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[ NNSquad ] Re: [IP] US: Hollywood can disable TV set features
- To: <firstname.lastname@example.org>, "'ip'" <email@example.com>
- Subject: [ NNSquad ] Re: [IP] US: Hollywood can disable TV set features
- From: "Bob Frankston" <firstname.lastname@example.org>
- Date: Fri, 7 May 2010 19:52:33 -0400
- Cc: email@example.com
I can understand that in the 1930âs and even the 1950âs the Federal
Communications Commission saw its role as engineering a marketplace because it
didnât seem as if the industry was viable on its own due to the limits of the
technology and the need to define every aspect of a communications silo.
Today we know that the elements can be decoupled and in doing so
we enable a great deal of innovation. The content can be delivered over IP or
another transport and a TV is an arbitrary construct consisting of a viewing
surface and an input source. The Set Top Box replaced the tuner during a transition
What is the rationale for the FCC to continue to engineer every
aspect of the delivery system and to say how content should be managed in what
amounts to a cartel?
If Hollywood wants to require DRM in devices it could try to sell
such devices and software on the open market. HBOGo and others are doing that.
I may not be happy out this but shouldnât the FTC and agencies be involved
Has there at least been an impact assessment of damage done by
sacrificing our ability to innovate in using the content to the needs of a
particular business model from a century go? Is there any technology that Hollywood
has not opposed lest it level the playing field?
Is unviewing next?
From: Dave Farber
Sent: Friday, May 07, 2010 18:35
Subject: [IP] US: Hollywood can disable TV set features
Film Studios Allowed by U.S. to Use Anti-Piracy Technology
on TV Equipment
By Todd Shields - May 07, 2010
The film industry can block outputs on home television equipment so studios can
offer first-run movies while preventing viewers from making illicit copies,
U.S. regulators said.
Temporarily disabling the outputs will âenable a new business modelâ that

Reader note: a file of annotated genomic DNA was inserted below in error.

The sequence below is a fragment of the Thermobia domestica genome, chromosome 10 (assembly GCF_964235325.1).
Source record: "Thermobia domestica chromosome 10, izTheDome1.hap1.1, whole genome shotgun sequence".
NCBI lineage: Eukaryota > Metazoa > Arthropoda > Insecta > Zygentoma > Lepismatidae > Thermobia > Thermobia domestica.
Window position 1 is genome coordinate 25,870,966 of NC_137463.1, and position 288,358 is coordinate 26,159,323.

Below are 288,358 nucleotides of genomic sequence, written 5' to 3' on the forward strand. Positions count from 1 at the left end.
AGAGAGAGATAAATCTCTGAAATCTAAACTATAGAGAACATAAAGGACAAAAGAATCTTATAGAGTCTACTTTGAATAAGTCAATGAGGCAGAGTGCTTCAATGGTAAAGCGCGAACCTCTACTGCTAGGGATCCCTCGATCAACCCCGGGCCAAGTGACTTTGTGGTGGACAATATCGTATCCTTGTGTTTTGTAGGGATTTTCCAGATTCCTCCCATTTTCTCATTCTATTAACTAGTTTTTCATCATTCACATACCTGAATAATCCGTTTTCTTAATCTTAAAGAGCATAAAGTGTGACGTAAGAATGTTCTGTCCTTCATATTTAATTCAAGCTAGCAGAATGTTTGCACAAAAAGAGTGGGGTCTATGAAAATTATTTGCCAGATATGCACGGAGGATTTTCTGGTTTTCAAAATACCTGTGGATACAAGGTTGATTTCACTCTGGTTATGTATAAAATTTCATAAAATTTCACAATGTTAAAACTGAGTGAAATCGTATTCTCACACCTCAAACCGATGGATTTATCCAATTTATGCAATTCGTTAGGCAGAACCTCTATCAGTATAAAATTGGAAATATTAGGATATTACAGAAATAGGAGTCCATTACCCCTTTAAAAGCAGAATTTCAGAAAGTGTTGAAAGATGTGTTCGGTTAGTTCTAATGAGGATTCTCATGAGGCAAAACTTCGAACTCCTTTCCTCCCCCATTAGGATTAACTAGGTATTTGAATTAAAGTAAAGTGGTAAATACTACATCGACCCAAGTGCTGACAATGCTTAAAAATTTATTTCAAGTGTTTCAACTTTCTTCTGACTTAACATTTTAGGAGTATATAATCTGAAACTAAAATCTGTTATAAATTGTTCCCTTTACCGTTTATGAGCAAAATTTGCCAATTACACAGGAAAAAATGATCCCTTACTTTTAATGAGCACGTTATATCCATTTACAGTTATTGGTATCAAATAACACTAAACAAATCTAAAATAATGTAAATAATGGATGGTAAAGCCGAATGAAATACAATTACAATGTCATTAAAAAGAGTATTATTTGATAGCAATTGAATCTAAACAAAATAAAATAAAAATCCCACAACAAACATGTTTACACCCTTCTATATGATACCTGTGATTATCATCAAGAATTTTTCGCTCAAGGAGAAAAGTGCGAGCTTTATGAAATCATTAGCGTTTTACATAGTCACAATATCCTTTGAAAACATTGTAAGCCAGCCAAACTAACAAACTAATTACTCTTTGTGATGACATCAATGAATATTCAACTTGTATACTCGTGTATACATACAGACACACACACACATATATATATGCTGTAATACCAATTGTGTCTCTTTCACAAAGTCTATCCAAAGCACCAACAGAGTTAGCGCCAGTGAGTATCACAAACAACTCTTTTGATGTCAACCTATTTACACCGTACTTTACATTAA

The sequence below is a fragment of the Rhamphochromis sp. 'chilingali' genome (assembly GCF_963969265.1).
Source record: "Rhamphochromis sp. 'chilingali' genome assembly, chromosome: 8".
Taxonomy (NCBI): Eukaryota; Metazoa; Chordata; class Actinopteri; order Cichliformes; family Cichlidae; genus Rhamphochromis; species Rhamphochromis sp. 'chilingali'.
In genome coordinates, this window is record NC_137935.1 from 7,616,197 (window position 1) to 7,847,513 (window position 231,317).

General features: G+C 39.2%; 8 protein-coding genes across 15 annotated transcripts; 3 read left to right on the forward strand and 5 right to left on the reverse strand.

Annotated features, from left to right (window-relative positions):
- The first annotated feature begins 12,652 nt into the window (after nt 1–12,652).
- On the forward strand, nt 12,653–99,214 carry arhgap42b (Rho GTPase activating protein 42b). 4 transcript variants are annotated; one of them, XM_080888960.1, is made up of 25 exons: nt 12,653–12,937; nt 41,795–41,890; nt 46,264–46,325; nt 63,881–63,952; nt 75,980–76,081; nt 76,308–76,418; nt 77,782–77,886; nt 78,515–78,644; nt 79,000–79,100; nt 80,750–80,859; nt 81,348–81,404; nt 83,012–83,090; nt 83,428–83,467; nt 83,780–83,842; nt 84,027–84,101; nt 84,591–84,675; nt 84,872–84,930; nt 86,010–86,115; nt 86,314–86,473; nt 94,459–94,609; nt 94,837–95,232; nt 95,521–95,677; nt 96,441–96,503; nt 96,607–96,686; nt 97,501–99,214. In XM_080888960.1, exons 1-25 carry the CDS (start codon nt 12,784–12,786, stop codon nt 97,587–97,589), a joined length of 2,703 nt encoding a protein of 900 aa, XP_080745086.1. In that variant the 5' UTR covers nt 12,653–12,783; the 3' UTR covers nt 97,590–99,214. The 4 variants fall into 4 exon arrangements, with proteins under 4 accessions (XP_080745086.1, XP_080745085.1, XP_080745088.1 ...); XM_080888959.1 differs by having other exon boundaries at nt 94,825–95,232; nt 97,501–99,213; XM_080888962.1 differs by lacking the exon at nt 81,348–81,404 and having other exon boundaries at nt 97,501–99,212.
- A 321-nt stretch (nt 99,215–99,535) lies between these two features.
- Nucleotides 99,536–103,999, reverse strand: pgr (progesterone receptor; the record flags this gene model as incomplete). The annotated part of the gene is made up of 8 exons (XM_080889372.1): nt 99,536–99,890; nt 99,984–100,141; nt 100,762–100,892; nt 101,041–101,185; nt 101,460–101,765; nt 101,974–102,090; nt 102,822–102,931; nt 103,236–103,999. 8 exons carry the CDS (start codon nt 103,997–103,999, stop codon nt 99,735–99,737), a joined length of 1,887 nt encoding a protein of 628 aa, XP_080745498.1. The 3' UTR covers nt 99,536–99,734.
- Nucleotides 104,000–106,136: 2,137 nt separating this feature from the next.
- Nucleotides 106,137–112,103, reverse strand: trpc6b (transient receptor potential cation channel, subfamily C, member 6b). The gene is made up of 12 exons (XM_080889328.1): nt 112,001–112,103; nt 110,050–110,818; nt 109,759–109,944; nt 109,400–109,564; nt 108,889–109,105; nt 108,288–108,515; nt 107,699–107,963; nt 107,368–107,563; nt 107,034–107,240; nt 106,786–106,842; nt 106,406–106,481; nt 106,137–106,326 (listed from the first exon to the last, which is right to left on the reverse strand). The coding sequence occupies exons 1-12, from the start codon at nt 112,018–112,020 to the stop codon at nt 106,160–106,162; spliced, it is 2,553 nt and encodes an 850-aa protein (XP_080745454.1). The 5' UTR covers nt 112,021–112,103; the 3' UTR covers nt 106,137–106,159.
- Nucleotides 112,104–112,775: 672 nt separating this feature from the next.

wouldnât develop in the absence of such anti-piracy protection, the Federal
Communications Commission said today in an order.
Home viewing of recently released movies over cable and satellite systems would
provide revenue for studios such as Viacom Inc.âs Paramount Pictures and Sony
Corp.âs film division, which have seen DVD sales drop as more people get films
through Internet, mail-order and kiosk rental services. The advocacy group
Public Knowledge is among opponents who say the plan interferes with viewer
The FCC order ââwill allow the big firms for the first time to take control of
a consumerâs TV set or set-top box, blocking viewing of a TV program or motion
picture,â Gigi Sohn, president of Washington-based Public Knowledge, said in a
The Motion Picture Association of America asked the FCC in 2008 for a waiver
from rules against disabling video outputs so that its members could send
movies over cable and satellite services using âsecure and protected digital
outputs,â according to the trade groupâs petition at the agency.
âThis action is an important victory for consumers who will now have far
greater access to see recent high-definition movies in their homes,â Bob
Pisano, president and interim chief executive officer of the MPAA, said today
in a statement. âIt is a major step forward in the development of new business
models by the motion picture industry to respond to growing consumer demand.â
The Washington-based MPAA represents Paramount Pictures, Sonyâs film unit, News
Corp.âs Twentieth Century Fox, General Electric Co.âs NBC Universal, Walt
Disney Co. and Time Warner Inc.âs Warner Bros. Pictures.
To contact the reporter on this story: Todd Shields in Washington at firstname.lastname@example.org